Release #08-06—April 1, 2008
Washington, D.C. April 1, 2008—The National Association of Railroad Passengers (NARP) today urged NJ TRANSIT (NJT) to keep public needs in mind and restore earlier designs of its proposed Hudson River railroad tunnels.
In testimony delivered to a federally-required NJT hearing on a Supplementary Draft Environmental Impact Statement on the “Trans-Hudson Express Tunnel,” NARP executive director Ross Capon joined other citizen advocates by arguing that “it is essential that New York City’s existing Pennsylvania Station be accessible from the new tunnels. NJT abandoned this accessibility in a June 2007 project redesign, the rationale for which has been kept secret.”
Capon said, “Today’s security-conscious world cries out for the redundancy that NJT’s earlier design offered.”
Capon urged officials to consider the implications of temporary or extended closure of the existing Amtrak-owned tunnels used by both Amtrak and NJT trains. If the present plan is adopted, existing intercity trains could not operate nor could prospective inter-regional services like Trenton-Stamford.
Capon noted that not only would the project provide no additional intercity slots at Penn Station, it also precludes future investments aimed at providing such slots even though New York City is widely recognized as the nation’s “number one market where expanded intercity train service would help address demands for air service that are bumping up against airport and airspace capacity limits.”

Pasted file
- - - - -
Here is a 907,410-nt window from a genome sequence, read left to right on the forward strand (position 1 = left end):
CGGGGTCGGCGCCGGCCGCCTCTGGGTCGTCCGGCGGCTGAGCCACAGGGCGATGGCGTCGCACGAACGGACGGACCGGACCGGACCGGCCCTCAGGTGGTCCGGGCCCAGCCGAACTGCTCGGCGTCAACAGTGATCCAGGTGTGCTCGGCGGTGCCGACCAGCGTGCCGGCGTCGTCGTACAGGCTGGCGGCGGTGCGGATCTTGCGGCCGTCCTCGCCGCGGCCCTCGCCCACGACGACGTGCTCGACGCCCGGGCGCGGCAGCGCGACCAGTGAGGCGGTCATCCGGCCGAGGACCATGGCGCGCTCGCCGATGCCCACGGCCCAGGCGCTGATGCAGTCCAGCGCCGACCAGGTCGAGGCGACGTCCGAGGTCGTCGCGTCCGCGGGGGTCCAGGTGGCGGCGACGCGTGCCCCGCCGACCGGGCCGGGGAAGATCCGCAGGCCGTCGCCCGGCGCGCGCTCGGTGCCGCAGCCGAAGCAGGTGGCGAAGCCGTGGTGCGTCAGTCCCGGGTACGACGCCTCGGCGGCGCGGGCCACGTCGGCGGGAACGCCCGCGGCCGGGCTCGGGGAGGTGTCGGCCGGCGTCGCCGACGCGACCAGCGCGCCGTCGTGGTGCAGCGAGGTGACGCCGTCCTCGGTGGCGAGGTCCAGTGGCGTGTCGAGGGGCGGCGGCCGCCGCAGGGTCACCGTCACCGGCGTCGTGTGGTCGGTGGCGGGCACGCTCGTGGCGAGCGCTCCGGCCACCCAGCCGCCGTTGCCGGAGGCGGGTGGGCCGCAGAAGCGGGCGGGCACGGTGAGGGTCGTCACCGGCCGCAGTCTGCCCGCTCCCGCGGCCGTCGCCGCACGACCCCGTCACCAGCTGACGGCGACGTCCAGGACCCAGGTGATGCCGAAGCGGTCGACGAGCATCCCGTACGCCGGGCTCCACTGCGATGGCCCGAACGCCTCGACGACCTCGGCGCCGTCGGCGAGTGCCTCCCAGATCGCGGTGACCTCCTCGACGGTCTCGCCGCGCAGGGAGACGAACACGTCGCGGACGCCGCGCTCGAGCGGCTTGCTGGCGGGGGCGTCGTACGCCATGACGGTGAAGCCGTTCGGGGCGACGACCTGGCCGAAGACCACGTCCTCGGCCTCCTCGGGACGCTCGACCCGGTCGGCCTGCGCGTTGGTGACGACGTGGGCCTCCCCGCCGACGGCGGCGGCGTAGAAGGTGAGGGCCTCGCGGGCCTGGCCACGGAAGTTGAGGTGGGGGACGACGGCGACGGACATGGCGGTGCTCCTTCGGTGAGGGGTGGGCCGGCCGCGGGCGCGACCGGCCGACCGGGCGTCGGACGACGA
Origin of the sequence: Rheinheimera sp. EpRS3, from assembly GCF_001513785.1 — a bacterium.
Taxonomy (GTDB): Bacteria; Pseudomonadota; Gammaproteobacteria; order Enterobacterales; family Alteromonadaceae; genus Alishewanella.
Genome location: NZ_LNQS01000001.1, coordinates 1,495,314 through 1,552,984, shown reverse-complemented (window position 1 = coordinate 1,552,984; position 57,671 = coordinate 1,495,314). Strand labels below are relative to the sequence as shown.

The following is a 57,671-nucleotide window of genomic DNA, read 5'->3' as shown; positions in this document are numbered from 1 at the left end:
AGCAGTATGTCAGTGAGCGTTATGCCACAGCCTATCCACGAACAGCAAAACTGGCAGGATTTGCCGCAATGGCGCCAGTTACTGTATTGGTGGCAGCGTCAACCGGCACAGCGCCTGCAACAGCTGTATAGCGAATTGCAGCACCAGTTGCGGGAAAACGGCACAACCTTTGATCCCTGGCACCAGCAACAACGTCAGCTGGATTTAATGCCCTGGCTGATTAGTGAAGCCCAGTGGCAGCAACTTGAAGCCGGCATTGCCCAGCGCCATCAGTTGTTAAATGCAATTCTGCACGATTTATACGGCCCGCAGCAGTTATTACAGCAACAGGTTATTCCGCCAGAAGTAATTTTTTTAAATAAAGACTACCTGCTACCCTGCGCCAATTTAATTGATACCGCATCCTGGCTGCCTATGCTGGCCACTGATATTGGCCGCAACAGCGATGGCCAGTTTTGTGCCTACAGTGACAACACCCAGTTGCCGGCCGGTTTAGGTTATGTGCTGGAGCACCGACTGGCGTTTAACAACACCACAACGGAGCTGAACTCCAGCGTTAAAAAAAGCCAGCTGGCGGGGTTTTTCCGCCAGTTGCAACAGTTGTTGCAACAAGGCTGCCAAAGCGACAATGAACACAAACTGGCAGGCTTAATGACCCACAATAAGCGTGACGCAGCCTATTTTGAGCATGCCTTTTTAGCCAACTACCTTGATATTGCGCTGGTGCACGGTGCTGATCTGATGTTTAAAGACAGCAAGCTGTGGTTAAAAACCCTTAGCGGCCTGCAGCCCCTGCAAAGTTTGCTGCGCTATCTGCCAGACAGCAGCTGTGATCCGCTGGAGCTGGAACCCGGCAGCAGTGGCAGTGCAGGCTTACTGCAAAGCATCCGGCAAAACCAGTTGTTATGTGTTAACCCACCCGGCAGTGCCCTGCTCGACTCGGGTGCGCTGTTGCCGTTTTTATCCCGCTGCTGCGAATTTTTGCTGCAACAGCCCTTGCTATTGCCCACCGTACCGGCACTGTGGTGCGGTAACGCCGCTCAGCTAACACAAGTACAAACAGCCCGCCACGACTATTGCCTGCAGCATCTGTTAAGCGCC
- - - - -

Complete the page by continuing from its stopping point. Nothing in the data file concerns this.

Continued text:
In a separate statement, Albert L. Papp Jr., director and recording secretary of the New Jersey Association of Railroad Passengers said, “Simply put, this once outstanding regionally comprehensive plan has devolved into nothing more than a six track ‘deep cavern’ annex to New York Penn Station beneath 34th Street for use ONLY by NJT trains.”
Similarly, Bruce B. Becker, president of the Empire State Passengers Association (ESPA) opposed the plan and urged NJT and Federal Transit Administration to advance the direct connection between the new Hudson River tunnels and Penn Station tracks and platforms described in the Draft Environmental Impact Statement issued in February 2007. ESPA also called for restarting the planning and environmental studies for a direct track connection between Penn Station and Grand Central Terminal, described as “Alternative G” in the Major Investment Study (MIS) phase of the planning process.”
NARP is the largest citizen-based organization advocating for train and rail transit passengers. We have worked since 1967 to expand the quality and quantity of passenger rail in the U.S. Our mission is to work towards a modern, customer-focused national passenger train network that provides a travel choice Americans want. Our work is supported by 24,000 individual members.